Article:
When you find out 36 hours before CES that you’ve been given credentials, what do you do? You make some quick plans, hop in the car, grab some caffeine, and drive to Vegas!
We did exactly that last week, making it to the 50th annual CES (Consumer Electronics Show, although officially it’s just called CES now) on a day’s notice and poking around the festivities for 24 hours or so. CES is where all the hottest and craziest new technology and gadgets are revealed to the public every year. From virtual reality to games and toys to drones to self-driving cars, all of the coolest new stuff is released here, and nearly every tech and electronics company in the world, big or small, comes to share its offerings.
These types of events usually aren’t visible to students and young career-seekers, but they can be super valuable for learning about new trends, industries, and companies; for making contacts; and potentially for finding a job. Since not every student can make it to Vegas and shell out $300, we scoured CES with you in mind.
Under the Radar Careers We Found at CES
1. Tech Jobs in Household Object Industries
A doorknob company might not be exactly what you might think of first if you were an engineer interested in wireless technology or internet connectivity, or if you want to work for a company on the cutting edge of making people’s lives easier.
But Kwikset, a 70-year-old lock and door hardware company. as we found out at CES, is no longer just a doorknob company. They have some of the most impressive and technologically advanced “smart-locks,” with touch-to-open, Bluetooth-enabled, wifi-connected, and Apple HomeKit-compatible locks. I tried one deadbolt that opens with the touch of a finger if an authorized phone is in your pocket.
Donnie Viajar, an engineer for the company, said he found working for Kwikset particularly rewarding. He came to Kwikset from the wifi industry, where he was on the leading edge of wireless internet and router technology. After coming to Kwikset, he said it is particularly satisfying to work on something concrete and as prevalent in the world as locks, and working, as he says, to “help make lives easier.”
Andrew Xie is a Product Manager at Zmodo, another company in the “Smart Home” space that showcased their products at CES. Andrew’s educational background was in electrical engineering, but he had broader interests and didn’t want to focus so narrowly. As a product manager, he gets to be involved with and understand all products the company offers and can have a hand in marketing as well as development.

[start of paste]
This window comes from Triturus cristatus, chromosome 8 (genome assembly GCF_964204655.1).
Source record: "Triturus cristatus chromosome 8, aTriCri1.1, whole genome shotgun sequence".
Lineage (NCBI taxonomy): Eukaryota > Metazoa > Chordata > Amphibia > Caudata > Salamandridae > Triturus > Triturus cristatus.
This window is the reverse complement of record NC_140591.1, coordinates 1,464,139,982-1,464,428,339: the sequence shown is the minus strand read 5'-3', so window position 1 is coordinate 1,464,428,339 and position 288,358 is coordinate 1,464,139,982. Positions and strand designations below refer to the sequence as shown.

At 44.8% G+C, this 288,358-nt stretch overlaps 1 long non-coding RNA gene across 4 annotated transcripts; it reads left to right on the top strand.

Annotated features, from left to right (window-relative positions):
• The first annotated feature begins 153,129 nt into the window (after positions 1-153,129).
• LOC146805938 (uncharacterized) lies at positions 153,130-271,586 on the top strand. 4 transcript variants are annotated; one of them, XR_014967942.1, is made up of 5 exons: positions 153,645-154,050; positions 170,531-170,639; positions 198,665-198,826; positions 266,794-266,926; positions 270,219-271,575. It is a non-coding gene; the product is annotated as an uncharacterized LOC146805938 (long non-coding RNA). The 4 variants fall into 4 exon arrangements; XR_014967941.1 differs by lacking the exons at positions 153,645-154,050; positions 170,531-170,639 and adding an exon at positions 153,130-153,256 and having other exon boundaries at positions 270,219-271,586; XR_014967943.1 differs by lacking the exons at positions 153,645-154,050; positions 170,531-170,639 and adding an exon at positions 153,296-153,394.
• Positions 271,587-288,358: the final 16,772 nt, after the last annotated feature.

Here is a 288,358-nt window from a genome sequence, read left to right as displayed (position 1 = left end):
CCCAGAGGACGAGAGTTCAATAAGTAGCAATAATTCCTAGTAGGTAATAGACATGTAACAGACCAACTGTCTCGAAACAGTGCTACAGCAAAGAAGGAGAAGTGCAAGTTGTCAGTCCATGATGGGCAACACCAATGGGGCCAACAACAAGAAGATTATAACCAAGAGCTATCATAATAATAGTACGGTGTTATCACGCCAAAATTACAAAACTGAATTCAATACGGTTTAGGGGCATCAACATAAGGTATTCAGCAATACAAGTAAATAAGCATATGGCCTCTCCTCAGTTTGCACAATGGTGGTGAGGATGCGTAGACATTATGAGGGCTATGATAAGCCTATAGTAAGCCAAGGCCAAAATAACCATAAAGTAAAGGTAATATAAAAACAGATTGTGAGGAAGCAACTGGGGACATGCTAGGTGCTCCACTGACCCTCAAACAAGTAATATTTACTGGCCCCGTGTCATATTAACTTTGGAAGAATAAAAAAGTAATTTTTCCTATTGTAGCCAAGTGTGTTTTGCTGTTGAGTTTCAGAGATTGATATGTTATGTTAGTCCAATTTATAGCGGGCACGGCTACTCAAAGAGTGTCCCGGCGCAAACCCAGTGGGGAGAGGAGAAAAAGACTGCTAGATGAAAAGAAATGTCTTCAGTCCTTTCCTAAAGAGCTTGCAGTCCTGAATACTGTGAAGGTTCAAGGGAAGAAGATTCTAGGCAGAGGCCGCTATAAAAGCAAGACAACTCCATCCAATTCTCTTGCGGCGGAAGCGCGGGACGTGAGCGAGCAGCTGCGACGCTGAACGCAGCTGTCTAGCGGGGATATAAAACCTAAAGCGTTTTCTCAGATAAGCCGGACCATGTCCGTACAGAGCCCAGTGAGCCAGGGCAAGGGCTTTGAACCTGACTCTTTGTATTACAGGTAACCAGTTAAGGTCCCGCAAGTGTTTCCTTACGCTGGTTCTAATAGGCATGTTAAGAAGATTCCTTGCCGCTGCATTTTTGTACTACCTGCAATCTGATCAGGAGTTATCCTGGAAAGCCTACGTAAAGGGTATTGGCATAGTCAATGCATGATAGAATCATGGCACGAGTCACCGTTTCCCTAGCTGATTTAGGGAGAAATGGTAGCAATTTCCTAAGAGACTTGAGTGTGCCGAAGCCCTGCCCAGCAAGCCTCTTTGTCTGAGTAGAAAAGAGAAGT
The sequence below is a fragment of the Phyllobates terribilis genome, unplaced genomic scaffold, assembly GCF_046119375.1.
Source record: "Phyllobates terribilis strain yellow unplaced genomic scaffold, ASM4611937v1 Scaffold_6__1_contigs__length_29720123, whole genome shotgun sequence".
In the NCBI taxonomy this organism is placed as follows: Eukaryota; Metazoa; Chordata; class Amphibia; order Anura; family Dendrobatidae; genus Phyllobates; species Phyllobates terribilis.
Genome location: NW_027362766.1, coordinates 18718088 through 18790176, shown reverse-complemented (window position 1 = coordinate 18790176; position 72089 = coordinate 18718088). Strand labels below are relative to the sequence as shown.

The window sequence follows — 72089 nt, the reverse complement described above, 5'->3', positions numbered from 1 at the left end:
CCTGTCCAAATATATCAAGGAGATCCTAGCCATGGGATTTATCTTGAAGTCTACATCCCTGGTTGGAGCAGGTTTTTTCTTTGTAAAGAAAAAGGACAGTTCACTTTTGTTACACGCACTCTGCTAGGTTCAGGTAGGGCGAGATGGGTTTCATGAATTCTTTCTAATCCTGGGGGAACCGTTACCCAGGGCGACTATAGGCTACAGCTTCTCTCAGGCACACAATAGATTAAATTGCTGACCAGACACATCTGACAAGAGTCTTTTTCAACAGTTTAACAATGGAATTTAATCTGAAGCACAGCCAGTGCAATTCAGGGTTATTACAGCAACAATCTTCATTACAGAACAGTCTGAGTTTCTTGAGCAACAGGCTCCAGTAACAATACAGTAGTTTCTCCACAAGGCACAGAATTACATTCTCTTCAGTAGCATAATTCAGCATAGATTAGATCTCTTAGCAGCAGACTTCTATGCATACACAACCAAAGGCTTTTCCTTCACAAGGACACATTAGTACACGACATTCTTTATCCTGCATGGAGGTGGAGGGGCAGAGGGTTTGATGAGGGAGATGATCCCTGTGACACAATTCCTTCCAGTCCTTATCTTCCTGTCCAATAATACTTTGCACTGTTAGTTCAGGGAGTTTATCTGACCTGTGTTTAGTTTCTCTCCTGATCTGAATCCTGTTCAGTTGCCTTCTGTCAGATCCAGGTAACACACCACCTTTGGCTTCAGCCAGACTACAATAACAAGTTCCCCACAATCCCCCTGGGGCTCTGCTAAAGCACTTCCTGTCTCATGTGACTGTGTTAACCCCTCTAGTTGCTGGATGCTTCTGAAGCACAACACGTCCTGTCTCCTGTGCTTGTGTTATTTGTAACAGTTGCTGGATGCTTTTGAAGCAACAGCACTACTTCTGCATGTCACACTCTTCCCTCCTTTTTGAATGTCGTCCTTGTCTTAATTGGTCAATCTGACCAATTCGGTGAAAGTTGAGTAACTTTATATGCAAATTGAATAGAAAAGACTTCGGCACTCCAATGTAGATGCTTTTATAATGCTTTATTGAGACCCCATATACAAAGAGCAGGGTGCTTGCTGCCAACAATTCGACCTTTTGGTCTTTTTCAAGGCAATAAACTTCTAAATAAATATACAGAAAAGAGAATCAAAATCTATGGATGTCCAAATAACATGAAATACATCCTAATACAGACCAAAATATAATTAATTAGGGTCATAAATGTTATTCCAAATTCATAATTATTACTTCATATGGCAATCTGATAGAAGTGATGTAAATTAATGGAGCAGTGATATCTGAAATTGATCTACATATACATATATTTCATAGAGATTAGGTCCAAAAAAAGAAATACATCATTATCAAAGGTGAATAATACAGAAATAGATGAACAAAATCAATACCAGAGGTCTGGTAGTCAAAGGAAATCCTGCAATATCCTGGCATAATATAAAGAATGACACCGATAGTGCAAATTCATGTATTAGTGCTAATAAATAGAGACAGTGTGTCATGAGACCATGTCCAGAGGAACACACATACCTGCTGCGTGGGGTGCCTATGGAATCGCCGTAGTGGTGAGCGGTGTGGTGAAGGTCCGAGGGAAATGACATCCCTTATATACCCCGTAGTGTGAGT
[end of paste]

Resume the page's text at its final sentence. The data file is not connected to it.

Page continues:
He likes working in the smart home industry because of the pace of innovation and amount of growth potential. “It’s like the wild west out here.”
He also pointed out the appeal of Smart Home for those passionate about sustainability: “Much of the innovations in smart home are driven by a desire to be more sustainable.”
2. VR a New Frontier for Storytellers
VR isn’t just for the coders and the engineers. While most of the focus on virtual reality is about making it more realistic, better looking, cheaper, etc., the coolest aspects are the things people have started doing with it now that it has been around for a couple years. One of these capabilities is storytelling – whether that’s in the form of immersive movies, explorable documentaries, and hybrid movies/games where there’s a fictional narrative, but where the viewer can immersively participate.
RYOT was one of the coolest things we found. This is an initiative under the banner of the Huffington Post, hoping to “tell the most important stories of our time” and “craft positive change in the world” by “connecting people, ideas, and stories that take you inside the action so that you become the story.” This is a fascinating new type of opportunity for aspiring storytellers or journalists, as print media continues to dwindle and online avenues get more crowded.
3. Medical Technology in Sports
New technology means that when I got dunked over by a 6’5” basketball player at the Intel sports demo station, they could measure the exact jump metrics, lift angle, dunk force, and countless other data and compare them to the other 6’5”-er dunking over a different volunteer. Intel, UnderArmour, Nike, Polar and others had wearable tech to collect and track data as an athlete trains or performs. These aren’t just apparel companies anymore.
In the old days, people interested in sports who couldn’t play in the pros had few other career options in sports – broadcasters, journalists, scouts, ticket sales, and a few coaching and front office spots. Today there are countless more roles, as marketing teams have ballooned, front offices have expanded to include huge statistical and analytical departments, and medical and training staffs have increased. Now new technology and wearables, exhibited at CES, are poised to create new swaths of hybrid analytical/training/medical/scouting careers within the industry. The companies that make these devices also need engineers, coders, marketers, and salespeople who understand sports and fitness.
We saw everything from sunglasses that measure brainwaves to help train you to focus, to various applications of virtual reality to help athletes train and recover, smart shoes, and recovery-facilitating infrared sleepware [bonus: this Funny or Die fake commercial ft. Tom Brady].
4. Tech affecting medicine
If you’ve been called to medicine because of the opportunity to impact people’s health, there are many more fields available now than traditional doctor, nurse, or even lab research capacities. Tech has improved the health field in many ways. New capabilities are making medical care more accessible, more affordable, or more advanced. The budding industry will continue to demand new employees with knowledge and interests in both tech and medicine.